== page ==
Yayoi Kusama

One of her early art pieces was her lying down naked in the middle of a busy city street, New York I think. Couldn’t find a picture of that one. She also worked on paper.

After seeing a segment about this fascinating artist on CBS News Sunday Morning, I was thrilled to hear the installation of her Infinity Mirror exhibit from 1965 would be just a four-hour drive away. I felt an immediate connection to her and her artwork. Yayoi Kusama lives in a home for people who are struggling with mental health issues. She’s battled serious depression much of her adult life. She goes next door to her art studio every day. She says creating is her art therapy.

My husband and I left our 18 and 19 year old sons home, made the trip 250 miles, and stayed in a downtown hotel. That evening we went to see Mike Love, not the Beach Boy. He’s a reggae artist out of Hawaii. This tour was “The Beginning of Days 2017.” My husband is a huge reggae fan and couldn’t believe Mike Love would be in town the same weekend we’d be there. Great show!

Previews of the Kusama show advised arriving early to get a same day ticket to see the show. Planning ahead, I’d had my husband load up the beach chairs that carry like backpacks. We got to the museum at 7 am and there were only ten people ahead of us. Before the doors opened, the line wrapped all the way around the city block. Many folks unabashedly coveted our chairs and I was so glad we had them. While we waited, a one-legged, Buddhist monk came by, holding out his wrist to display several bead bracelets. I waved to him. I chose one, asking how much. He shook his head no. Taking my hand in his, he prayed over me. I don’t know what he was saying except for “peace” every few words. He put the beads on my wrist and my husband handed him cash. I felt blessed.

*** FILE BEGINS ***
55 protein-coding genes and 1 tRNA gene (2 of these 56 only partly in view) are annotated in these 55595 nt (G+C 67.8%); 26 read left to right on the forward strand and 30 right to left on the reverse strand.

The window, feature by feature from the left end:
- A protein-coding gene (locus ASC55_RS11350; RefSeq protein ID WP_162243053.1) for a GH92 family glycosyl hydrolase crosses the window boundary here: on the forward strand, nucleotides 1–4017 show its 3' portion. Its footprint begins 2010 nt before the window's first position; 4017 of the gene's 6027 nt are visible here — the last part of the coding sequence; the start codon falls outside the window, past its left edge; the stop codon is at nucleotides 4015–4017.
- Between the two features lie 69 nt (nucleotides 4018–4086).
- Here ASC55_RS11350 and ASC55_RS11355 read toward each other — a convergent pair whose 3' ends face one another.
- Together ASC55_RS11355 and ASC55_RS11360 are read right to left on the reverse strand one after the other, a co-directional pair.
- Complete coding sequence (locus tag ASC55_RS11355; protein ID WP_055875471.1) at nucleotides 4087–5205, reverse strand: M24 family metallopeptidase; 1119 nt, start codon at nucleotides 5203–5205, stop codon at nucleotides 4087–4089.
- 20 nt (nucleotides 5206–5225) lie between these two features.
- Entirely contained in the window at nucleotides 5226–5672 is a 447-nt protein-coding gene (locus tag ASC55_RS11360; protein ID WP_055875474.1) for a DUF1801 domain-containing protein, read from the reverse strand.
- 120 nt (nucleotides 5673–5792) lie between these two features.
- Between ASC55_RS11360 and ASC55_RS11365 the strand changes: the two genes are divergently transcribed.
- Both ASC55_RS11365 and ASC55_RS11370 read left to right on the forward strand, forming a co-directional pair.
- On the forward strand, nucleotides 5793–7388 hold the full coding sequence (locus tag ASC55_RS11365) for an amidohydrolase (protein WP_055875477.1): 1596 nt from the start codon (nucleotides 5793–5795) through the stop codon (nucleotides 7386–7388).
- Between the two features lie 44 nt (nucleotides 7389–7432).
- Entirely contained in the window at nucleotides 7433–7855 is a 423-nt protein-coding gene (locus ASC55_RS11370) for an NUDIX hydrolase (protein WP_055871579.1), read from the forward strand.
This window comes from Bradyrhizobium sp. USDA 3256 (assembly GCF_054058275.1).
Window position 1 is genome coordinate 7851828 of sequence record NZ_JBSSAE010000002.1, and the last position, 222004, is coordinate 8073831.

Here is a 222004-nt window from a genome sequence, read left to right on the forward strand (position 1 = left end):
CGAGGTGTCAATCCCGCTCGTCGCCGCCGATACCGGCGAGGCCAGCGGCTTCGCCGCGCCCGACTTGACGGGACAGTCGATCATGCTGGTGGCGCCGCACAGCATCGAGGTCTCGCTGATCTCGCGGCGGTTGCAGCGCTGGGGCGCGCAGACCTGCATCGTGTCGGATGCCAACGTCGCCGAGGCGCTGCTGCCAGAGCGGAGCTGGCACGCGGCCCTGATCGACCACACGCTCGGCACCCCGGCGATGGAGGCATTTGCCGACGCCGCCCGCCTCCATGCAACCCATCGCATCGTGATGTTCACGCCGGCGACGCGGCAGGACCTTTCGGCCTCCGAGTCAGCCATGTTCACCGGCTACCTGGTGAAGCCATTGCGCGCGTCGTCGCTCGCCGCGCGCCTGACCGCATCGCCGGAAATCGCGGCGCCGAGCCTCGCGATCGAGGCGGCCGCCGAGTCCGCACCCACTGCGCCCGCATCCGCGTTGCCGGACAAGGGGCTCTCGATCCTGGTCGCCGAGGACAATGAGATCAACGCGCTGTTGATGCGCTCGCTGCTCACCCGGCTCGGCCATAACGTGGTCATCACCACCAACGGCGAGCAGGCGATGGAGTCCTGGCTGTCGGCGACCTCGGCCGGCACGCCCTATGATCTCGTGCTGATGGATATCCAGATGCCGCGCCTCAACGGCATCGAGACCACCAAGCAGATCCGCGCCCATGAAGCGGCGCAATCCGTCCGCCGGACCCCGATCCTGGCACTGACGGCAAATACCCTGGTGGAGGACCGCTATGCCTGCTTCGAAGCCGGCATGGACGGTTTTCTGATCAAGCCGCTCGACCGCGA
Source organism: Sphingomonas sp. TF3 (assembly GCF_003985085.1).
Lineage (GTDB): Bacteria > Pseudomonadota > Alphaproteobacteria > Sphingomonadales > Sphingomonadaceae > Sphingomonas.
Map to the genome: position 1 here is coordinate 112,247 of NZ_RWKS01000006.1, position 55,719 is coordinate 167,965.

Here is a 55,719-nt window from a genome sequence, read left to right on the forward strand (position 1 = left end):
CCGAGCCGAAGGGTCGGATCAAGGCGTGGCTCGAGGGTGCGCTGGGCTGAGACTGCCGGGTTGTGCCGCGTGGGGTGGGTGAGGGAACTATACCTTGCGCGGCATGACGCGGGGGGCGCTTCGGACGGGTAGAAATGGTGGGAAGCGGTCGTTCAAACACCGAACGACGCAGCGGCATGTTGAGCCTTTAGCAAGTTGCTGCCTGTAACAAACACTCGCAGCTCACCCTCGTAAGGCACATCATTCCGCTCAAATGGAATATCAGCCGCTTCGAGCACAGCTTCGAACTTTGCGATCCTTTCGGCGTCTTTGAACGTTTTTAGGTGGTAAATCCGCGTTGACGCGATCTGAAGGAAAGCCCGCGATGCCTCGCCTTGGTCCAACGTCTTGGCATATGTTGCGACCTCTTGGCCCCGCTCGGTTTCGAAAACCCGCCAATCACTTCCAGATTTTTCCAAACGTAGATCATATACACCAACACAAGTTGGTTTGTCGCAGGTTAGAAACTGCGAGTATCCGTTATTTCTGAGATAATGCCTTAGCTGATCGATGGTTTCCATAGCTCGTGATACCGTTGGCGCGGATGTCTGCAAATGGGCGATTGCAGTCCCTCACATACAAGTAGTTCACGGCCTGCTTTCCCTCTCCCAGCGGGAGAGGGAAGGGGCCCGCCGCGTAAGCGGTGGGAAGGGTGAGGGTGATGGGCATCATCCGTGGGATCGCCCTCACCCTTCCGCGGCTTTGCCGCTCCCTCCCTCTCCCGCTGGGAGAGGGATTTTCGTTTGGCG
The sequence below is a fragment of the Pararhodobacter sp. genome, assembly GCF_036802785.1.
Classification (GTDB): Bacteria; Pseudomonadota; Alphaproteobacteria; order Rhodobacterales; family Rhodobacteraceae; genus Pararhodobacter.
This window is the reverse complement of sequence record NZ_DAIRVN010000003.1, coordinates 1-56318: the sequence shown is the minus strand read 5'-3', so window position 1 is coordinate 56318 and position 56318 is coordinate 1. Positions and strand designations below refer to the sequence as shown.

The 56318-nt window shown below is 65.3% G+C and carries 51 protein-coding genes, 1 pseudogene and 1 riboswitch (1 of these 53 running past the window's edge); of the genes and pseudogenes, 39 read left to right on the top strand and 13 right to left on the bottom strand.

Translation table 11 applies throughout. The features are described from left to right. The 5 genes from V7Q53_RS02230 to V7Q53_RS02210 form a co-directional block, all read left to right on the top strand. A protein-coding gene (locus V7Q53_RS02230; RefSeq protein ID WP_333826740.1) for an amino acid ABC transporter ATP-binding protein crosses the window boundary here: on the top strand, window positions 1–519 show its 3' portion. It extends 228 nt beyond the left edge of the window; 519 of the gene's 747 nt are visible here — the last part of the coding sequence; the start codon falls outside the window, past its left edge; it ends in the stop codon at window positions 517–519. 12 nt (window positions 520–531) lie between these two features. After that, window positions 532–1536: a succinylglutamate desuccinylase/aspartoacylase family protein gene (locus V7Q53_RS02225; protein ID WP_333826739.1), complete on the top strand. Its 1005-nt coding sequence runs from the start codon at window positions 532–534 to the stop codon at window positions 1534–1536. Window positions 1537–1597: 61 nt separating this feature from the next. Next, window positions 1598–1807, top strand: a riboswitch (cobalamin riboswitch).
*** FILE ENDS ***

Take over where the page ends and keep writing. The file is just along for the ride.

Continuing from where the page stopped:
Our early arrival paid off and we had our choice of time slots. We returned the chairs to our car, ate a late breakfast, and went back to the museum. I didn’t know that the show was, in addition to Infinity Mirrors, primarily about Yayoi’s love of pumpkins.

The actual Infinity Mirrors artwork was made up of small rooms people could go in alone or with just one or two others in some cases. Lines waited outside each and ushers moved folks through.

Other artwork involved rooms large enough for people to walk through, again entering and becoming part of the display.

The obliteration room below begins the installation with plain white walls, furniture, etc. As people come through, each places a few dot stickers wherever they please.

The funky furniture was not a participation thing!

In one corner, a video of the artist played on a loop. Yayoi Kusama spoke about her desire to share love through her work. She is 92 years old today and continues to create.

The visit to her show was everything I’d hoped it would be. The weekend and the love flowed effortlessly.

Published by Sara Z

Writing is one of my passions. Most blog entries are relatively short articles regarding a wide variety of topics. I'm a middle-aged wife and mother of two adult sons. I've been a teacher, counselor, medical transcriptionist, student teacher supervisor, substitute teacher and retail clerk. Staying home now due to fibromyalgia. Seeking purpose.

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